Corporate megadeals underscore need for unified international regulatory regime

By Hu Weijia Source:Global Times Published: 2018/3/14 23:28:40

"Bayer on Tuesday secured conditional approval from China's Ministry of Commerce for its planned acquisition of the world's No.1 seed company, Monsanto," Reuters has reported. After an anti-monopoly review of about one year, the ministry ordered the drug producer to spin off some businesses globally, including vegetable seeds, soybeans and cotton.

The size of some transnational enterprises has far surpassed the GDP of many small countries. Issues such as monopoly power are increasingly becoming problems due to a lack of high-level international mechanisms to coordinate regulatory authorities.

Current government supervisory systems have lagged behind the development of transnational enterprises.

Although branch companies and subordinated entities usually operate with considerable autonomy from their headquarters to increase flexibility and ensure the success of localization efforts, their personnel and property are always under unified management to ensure optimized distribution of resources.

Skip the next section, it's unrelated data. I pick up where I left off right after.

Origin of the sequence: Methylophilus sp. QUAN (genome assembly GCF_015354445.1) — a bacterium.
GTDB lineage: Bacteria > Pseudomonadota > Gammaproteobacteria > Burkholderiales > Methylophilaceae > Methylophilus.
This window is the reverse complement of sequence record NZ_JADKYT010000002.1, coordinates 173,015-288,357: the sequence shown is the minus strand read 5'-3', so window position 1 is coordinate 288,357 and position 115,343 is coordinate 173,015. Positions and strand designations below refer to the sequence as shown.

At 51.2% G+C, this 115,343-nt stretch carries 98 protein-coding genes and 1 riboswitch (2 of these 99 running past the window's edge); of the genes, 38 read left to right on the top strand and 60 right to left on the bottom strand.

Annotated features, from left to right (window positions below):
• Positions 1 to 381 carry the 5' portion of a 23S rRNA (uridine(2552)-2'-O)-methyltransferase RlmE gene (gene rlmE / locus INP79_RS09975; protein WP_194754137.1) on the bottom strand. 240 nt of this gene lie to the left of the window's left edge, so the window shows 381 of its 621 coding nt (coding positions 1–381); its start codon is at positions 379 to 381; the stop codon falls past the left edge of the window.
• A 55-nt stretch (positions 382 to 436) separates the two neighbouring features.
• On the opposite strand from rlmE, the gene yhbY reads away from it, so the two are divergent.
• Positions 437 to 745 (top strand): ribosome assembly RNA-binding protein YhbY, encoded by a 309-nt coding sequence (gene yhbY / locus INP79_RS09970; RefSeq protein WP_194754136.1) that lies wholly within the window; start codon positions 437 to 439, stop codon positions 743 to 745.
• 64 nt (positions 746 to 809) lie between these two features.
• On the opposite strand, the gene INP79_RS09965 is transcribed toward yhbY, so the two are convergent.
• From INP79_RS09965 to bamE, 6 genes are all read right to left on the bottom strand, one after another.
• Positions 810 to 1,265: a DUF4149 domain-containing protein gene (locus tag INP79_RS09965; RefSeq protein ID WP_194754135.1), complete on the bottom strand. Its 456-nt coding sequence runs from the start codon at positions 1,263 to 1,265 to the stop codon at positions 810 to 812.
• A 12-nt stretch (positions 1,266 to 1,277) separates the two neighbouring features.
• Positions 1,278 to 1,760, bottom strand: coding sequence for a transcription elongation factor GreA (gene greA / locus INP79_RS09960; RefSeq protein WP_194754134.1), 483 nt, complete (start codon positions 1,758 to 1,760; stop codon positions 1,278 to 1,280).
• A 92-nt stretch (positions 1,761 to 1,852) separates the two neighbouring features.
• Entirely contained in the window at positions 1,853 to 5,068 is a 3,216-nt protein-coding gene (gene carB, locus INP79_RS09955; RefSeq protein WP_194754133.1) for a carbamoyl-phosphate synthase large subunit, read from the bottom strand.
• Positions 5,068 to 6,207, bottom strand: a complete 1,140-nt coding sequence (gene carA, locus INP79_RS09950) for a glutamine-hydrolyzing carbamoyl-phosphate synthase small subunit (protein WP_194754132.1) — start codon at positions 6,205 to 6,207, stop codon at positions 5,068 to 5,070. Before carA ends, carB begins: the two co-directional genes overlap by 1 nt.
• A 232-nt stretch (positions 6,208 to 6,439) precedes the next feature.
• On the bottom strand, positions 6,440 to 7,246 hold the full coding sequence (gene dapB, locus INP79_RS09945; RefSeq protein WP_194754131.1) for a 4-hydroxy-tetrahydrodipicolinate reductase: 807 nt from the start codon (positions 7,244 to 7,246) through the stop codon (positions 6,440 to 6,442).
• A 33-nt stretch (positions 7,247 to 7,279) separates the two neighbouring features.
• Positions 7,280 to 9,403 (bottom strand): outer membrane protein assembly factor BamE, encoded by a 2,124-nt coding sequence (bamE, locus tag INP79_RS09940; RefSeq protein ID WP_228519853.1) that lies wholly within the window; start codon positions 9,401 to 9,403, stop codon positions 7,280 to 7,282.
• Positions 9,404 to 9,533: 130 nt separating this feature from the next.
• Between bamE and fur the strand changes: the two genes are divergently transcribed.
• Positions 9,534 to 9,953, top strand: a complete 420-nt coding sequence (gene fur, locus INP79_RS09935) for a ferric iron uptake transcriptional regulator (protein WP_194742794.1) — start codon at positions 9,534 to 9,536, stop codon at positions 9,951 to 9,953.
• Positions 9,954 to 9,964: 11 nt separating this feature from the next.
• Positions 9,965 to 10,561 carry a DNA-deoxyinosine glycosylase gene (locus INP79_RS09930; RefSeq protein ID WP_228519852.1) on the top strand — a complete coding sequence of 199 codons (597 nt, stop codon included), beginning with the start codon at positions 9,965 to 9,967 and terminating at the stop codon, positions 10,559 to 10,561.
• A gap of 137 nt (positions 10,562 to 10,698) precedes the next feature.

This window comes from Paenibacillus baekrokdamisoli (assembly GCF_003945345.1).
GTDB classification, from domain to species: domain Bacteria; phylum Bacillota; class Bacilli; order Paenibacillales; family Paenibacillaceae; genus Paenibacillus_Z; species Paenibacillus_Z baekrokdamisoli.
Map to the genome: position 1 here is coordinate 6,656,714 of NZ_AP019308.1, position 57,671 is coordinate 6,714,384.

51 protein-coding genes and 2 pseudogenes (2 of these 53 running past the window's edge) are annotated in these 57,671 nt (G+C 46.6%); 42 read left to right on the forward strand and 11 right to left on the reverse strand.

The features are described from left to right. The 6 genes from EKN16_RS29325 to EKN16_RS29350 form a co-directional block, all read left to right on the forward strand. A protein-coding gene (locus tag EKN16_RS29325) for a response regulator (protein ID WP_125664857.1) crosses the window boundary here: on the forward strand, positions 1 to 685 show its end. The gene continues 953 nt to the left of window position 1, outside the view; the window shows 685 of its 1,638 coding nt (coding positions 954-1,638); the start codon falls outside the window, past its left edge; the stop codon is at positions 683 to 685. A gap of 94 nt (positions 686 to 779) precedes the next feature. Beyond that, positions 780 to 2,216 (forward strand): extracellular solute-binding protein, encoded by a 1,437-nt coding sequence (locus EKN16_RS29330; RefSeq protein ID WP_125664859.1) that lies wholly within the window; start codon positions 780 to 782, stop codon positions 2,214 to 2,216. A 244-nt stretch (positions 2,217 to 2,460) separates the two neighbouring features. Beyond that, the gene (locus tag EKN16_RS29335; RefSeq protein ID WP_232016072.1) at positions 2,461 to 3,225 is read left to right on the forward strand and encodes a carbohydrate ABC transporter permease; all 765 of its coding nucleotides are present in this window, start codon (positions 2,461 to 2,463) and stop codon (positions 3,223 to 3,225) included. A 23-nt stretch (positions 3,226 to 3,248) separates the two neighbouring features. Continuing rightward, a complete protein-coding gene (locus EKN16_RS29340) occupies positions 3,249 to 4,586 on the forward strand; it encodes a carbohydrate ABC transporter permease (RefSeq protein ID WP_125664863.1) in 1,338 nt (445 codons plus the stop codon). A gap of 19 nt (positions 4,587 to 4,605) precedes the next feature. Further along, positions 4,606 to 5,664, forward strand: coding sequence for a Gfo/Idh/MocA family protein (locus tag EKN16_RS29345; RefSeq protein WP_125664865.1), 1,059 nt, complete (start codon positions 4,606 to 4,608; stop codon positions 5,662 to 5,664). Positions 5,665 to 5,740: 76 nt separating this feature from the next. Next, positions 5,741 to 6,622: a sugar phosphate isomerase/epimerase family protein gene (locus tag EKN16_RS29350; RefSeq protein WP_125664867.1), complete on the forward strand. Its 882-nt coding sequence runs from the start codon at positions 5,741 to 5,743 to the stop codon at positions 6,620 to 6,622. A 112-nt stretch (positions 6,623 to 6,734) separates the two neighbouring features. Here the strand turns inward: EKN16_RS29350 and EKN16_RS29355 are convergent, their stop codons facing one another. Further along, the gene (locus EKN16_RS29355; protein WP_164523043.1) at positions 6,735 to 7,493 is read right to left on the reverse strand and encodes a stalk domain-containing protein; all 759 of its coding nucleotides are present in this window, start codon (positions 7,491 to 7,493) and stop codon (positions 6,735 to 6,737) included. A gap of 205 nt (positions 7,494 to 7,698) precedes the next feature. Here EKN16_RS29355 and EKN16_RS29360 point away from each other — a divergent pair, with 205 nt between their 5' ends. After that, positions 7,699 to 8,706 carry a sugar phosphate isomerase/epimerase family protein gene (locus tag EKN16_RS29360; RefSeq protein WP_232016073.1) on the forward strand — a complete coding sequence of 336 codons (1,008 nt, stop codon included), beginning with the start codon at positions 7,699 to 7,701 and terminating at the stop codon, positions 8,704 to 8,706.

But government supervision in different countries is still fragmented. Developed countries have enough economic strength to write the rules of the road for trade and investment, while developing countries often complain about the Western world's monopoly over the power of discourse.

As countries compete fiercely for investment from transnational enterprises, loopholes persist for investors to seek additional benefits.

Globalization has become a driving force to optimize resource distribution around the world, but the integration of government supervision across borders has not been thoroughly studied. It is time that we give the concept some serious thought.

The conditional approval from China's Commerce Ministry is an attempt to improve the current government supervision system. Reuters said in February that Bayer is set to win conditional EU antitrust approval for its bid for Monsanto.

The takeover would offer a chance for the integration of governments' supervisory powers.

Bayer has reportedly pledged to sell certain seed and herbicide assets to German chemical giant BASF to address EU regulatory concerns. The process can be viewed as a grand bargain between transnational enterprises and the evolution of global governance.

China will actively participate in global economic governance and regional cooperation to assume its responsibilities.

The author is a reporter with the Global Times.


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